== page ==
The San Francisco Giants were able to eke out a much-needed win over Cincinnati last night to avoid a sweep, keeping their 2012 World Series chances on life support. San Francisco was able to use a familiar formula to get the win as they bled the Cincinnati offense dry while taking advantage of every opportunity and miscue available to gain a hard-fought 2-1 win in 10 innings. The Giant’s scratch-out-just-enough-to-win formula, known to their fans as “Torture”, has proven to be a highly successful way to win for this franchise in particular, and last nights game must have felt a little like 2010 for Giants fans. Only the Dodgers have won more games while scoring 2 or fewer runs than the Giants have over the past 3 seasons, and while it’s not a viable way to consistently win games, it’s nice to know you can get a win when the offense isn’t performing. Last night was no exception as San Francisco struck out 16 times total and mustered just 3 hits. Some other notes from last nights game:
-This was just the 21st time all season that a team collected 3 hits or fewer and still won the game. In fact, teams that racked up 3 hits or less in a game this year (including playoffs) went a combined 21-186 (.101 win %), which makes sense when you consider how difficult it is to score if your bats are silent.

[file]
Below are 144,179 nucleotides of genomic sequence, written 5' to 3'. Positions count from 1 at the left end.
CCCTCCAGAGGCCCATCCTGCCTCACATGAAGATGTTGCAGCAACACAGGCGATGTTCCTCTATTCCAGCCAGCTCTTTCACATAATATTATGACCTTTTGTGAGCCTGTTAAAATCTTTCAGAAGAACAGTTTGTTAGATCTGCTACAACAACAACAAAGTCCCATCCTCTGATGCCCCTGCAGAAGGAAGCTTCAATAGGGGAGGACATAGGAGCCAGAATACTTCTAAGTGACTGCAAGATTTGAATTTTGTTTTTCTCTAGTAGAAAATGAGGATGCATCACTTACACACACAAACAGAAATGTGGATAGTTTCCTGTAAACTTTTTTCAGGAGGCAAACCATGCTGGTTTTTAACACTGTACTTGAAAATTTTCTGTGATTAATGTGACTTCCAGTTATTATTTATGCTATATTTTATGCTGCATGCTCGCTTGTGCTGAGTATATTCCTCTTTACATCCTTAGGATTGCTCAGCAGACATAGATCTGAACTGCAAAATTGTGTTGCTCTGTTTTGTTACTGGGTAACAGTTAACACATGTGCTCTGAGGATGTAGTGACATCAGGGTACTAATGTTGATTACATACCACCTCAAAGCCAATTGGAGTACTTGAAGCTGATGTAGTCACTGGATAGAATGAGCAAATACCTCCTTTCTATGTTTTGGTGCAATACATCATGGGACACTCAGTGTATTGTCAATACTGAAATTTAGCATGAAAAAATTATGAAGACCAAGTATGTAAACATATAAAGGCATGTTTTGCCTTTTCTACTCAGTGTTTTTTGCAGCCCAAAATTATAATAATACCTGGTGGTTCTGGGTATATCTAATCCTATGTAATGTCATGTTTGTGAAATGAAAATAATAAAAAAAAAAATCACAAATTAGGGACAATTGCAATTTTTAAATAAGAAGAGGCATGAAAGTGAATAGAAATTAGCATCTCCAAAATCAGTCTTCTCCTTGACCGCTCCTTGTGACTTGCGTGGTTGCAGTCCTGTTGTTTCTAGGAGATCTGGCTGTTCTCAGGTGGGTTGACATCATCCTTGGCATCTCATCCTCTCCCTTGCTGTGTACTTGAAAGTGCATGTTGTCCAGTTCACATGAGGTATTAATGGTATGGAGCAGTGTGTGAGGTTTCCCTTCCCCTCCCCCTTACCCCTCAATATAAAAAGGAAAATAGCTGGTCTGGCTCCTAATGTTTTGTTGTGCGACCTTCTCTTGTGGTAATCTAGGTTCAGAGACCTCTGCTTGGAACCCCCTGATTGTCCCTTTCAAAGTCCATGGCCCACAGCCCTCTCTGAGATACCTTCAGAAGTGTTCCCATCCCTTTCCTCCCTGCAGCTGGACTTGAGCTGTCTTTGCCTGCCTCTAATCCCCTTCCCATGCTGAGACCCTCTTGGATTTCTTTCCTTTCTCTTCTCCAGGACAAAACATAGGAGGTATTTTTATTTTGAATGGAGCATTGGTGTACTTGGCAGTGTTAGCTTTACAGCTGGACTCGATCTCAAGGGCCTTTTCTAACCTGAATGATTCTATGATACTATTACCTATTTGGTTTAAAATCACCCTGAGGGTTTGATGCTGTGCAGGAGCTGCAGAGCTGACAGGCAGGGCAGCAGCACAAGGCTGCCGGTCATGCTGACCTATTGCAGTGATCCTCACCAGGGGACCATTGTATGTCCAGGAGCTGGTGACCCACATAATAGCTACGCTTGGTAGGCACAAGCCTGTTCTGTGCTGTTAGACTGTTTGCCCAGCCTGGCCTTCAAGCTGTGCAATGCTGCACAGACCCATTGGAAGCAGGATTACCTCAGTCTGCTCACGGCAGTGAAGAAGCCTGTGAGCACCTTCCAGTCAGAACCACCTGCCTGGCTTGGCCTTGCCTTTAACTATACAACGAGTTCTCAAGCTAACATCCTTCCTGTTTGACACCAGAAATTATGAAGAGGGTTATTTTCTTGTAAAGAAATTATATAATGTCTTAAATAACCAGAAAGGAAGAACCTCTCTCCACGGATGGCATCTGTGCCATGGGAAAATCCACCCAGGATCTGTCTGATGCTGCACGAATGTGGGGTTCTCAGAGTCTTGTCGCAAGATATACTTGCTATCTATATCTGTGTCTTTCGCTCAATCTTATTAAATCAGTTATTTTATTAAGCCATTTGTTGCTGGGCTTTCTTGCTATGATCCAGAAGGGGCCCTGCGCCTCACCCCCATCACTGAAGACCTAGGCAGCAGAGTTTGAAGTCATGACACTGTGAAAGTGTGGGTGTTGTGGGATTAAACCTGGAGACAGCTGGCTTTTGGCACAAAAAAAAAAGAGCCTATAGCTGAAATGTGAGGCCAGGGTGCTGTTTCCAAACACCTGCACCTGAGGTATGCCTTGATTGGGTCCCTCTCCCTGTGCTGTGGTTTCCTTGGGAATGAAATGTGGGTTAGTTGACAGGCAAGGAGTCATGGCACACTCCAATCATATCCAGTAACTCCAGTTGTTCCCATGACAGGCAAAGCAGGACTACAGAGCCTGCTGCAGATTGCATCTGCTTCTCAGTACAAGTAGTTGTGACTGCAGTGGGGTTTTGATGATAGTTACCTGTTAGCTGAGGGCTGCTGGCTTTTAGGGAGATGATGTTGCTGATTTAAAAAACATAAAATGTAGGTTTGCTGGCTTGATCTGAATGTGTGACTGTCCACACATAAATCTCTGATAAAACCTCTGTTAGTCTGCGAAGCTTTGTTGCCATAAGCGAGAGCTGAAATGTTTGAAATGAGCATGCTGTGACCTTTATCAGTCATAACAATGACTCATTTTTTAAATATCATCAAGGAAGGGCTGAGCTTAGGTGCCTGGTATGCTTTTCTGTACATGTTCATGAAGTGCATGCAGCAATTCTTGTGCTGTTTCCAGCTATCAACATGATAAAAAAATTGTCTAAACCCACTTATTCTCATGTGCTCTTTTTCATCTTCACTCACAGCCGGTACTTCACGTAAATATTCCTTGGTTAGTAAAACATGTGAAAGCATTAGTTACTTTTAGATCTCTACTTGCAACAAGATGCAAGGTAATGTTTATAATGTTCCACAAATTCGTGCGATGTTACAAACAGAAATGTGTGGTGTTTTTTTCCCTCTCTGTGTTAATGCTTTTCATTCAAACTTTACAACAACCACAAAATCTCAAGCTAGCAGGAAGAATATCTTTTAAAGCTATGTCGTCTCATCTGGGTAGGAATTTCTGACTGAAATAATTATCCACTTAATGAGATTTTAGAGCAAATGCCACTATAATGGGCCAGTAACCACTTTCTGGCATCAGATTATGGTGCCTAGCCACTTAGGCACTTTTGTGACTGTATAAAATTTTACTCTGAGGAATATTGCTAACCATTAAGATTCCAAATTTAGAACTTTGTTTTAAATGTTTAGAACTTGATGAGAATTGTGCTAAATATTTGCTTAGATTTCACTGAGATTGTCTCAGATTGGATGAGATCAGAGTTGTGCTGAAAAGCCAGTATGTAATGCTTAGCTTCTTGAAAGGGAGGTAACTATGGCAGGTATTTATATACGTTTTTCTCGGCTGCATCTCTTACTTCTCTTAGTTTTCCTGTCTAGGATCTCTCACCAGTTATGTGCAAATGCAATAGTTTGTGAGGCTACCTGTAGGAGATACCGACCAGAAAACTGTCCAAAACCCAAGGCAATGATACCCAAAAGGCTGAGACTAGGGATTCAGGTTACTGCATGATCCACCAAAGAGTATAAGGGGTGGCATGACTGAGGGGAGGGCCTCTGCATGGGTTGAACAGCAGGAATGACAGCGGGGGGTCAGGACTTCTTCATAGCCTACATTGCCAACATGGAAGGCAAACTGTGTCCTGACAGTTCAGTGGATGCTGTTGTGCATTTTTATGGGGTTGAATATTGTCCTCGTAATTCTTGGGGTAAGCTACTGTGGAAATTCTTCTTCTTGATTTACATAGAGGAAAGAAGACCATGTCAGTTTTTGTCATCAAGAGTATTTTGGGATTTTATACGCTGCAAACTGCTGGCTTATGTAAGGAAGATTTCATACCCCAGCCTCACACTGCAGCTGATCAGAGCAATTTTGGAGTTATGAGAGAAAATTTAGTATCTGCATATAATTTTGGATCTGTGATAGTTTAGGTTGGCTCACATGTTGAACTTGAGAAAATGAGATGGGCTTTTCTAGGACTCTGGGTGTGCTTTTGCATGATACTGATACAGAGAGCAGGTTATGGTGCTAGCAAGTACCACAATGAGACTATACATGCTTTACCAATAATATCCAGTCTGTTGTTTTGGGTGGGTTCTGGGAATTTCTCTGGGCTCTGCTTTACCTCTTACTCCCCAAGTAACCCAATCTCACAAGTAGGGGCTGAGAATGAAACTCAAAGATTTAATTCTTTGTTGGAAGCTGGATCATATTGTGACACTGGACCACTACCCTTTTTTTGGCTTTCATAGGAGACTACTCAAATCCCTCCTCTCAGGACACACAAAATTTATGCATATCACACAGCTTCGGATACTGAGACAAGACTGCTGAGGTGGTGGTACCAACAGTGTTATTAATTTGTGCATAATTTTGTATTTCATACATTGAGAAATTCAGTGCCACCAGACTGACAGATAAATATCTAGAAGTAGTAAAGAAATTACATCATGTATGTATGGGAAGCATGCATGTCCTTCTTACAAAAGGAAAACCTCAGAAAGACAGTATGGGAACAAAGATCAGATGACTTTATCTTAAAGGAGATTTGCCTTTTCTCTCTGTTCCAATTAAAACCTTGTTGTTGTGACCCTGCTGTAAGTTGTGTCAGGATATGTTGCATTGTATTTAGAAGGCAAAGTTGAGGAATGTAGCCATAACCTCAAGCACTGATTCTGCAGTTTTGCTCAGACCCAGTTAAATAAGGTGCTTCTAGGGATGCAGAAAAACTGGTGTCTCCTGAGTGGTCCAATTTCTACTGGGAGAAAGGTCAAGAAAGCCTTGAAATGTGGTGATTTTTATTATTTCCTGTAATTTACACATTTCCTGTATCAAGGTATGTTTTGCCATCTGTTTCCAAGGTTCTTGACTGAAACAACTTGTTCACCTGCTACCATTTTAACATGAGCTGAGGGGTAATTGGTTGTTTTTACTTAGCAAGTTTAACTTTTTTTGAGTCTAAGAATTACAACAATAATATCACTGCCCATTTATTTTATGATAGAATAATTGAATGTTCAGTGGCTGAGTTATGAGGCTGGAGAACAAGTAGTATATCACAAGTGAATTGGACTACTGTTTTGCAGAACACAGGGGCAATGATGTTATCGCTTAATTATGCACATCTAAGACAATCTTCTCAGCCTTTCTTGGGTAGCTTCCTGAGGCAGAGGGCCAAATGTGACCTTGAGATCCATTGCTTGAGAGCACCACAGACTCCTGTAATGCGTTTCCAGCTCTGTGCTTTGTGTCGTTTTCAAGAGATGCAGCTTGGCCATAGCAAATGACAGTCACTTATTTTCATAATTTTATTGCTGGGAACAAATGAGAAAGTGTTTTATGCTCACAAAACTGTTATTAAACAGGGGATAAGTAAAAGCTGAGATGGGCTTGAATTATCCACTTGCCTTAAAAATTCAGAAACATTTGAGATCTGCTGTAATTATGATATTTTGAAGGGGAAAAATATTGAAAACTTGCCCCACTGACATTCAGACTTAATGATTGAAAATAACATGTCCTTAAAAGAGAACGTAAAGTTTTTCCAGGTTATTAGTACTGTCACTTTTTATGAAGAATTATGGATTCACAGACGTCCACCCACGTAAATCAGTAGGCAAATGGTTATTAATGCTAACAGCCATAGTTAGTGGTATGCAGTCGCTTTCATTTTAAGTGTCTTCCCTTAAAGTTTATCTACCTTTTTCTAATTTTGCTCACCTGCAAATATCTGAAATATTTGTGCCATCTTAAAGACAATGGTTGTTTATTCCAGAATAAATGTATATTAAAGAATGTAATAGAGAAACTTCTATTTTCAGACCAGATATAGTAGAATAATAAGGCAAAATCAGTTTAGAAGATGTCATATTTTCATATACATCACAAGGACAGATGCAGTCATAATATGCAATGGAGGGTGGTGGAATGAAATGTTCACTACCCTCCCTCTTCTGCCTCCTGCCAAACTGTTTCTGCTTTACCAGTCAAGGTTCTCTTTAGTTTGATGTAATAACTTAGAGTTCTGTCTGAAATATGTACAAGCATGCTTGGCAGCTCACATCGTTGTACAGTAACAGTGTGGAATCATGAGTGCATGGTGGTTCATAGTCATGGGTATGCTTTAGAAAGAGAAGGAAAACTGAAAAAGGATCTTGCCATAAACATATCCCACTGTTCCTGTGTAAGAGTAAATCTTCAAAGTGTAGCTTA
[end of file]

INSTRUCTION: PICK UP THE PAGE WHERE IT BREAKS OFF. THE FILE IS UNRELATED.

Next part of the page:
-Buster Posey has been the only weapon in San Francisco’s arsenal. He’s hitting .273 on the series with 1 homer and is just one of the two Giants who have a batting average above the Mendoza line (.200) through 3 games. He scored the game winning run on the Scott Rolen error after hitting an absolute rocket through the right side of the infield to reach 2nd base.
-It may get lost in the noise, but Hunter Pence absolutely has the heart of a warrior. He came down with a severe cramp during his 10th inning at bat, and nearly fell over on top of the plate after a bunt attempt. Giants’ trainers came out to look at him, and after some examination Pence picked up his bat and dug back in the box. A couple of pitches later the Giants’ left fielder knocked a seeing-eye single through the left side of the infield, hobbled over the 1st, and the rest is history. After the game Pence tried to keep it light, saying: “I was fine. I had to make it through the frame. Maybe it helped my at-bat because I couldn’t move my legs.” He’s expected to play in Game 4.
-The San Francisco bullpen should be credited with saving their team’s season for their 5 innings of shutdown work. Jeremy Affeldt, Santiago Casilla, Javier Lopez, and Sergio Romo allowed just 2 base runners during the back half of the game, which eventually allowed Buster Posey to come through with a huge RBI single in the top half of the 10th.